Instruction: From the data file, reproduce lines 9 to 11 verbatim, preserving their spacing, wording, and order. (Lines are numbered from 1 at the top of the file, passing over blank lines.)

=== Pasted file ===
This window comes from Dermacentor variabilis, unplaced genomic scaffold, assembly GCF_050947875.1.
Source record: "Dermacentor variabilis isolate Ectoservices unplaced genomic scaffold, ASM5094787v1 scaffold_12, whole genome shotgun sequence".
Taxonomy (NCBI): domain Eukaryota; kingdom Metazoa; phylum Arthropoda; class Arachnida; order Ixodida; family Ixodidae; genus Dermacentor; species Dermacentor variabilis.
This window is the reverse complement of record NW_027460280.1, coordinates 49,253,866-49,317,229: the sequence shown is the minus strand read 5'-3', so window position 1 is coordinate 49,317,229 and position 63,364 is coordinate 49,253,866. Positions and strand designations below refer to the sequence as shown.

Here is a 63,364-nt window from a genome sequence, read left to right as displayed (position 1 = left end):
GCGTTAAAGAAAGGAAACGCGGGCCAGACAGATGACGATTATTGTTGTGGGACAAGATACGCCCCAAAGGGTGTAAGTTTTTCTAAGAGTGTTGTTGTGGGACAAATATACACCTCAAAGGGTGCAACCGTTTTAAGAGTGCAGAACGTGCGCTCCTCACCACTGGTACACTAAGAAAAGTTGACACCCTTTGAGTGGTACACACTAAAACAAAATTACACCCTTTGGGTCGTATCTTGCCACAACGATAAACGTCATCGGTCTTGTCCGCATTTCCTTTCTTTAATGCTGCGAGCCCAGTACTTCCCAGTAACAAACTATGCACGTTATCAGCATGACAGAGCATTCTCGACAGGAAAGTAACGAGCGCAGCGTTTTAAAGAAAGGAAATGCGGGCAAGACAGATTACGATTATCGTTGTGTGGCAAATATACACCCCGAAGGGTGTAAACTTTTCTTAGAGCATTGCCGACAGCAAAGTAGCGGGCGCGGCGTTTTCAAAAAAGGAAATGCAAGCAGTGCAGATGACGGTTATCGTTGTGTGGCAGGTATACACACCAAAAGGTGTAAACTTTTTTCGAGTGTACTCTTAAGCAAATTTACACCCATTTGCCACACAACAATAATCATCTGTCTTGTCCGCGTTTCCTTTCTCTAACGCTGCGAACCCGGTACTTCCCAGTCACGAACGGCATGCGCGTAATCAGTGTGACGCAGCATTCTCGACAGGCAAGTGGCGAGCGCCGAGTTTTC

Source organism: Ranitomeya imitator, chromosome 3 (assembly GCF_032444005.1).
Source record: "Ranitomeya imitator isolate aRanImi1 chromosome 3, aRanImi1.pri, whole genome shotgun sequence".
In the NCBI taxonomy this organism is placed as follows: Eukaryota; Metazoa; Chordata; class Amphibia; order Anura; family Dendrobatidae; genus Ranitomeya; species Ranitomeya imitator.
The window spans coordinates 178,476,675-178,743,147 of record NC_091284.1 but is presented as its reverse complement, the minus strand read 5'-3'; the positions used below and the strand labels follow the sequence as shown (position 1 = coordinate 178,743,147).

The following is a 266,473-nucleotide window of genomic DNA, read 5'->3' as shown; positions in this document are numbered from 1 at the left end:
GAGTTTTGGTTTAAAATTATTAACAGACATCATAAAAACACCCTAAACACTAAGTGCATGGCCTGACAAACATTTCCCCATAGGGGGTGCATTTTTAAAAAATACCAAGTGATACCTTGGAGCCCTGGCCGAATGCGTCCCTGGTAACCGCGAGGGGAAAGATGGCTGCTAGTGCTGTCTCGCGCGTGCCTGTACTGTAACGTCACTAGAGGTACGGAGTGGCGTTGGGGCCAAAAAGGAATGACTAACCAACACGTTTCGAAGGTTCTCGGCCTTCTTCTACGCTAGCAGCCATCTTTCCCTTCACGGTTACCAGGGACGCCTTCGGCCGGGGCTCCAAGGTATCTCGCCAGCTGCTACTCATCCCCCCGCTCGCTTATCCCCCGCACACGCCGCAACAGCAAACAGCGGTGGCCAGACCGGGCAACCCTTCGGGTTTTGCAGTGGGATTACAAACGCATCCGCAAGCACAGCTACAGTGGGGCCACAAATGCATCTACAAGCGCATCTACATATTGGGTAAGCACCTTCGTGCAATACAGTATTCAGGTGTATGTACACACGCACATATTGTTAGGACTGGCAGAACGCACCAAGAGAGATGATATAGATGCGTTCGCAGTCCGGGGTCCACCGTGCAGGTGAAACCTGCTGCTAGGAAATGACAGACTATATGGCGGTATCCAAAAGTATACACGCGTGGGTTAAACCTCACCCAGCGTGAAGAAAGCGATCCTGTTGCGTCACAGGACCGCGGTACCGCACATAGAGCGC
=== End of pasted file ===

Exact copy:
In the NCBI taxonomy this organism is placed as follows: Eukaryota; Metazoa; Chordata; class Amphibia; order Anura; family Dendrobatidae; genus Ranitomeya; species Ranitomeya imitator.
The window spans coordinates 178,476,675-178,743,147 of record NC_091284.1 but is presented as its reverse complement, the minus strand read 5'-3'; the positions used below and the strand labels follow the sequence as shown (position 1 = coordinate 178,743,147).

The following is a 266,473-nucleotide window of genomic DNA, read 5'->3' as shown; positions in this document are numbered from 1 at the left end: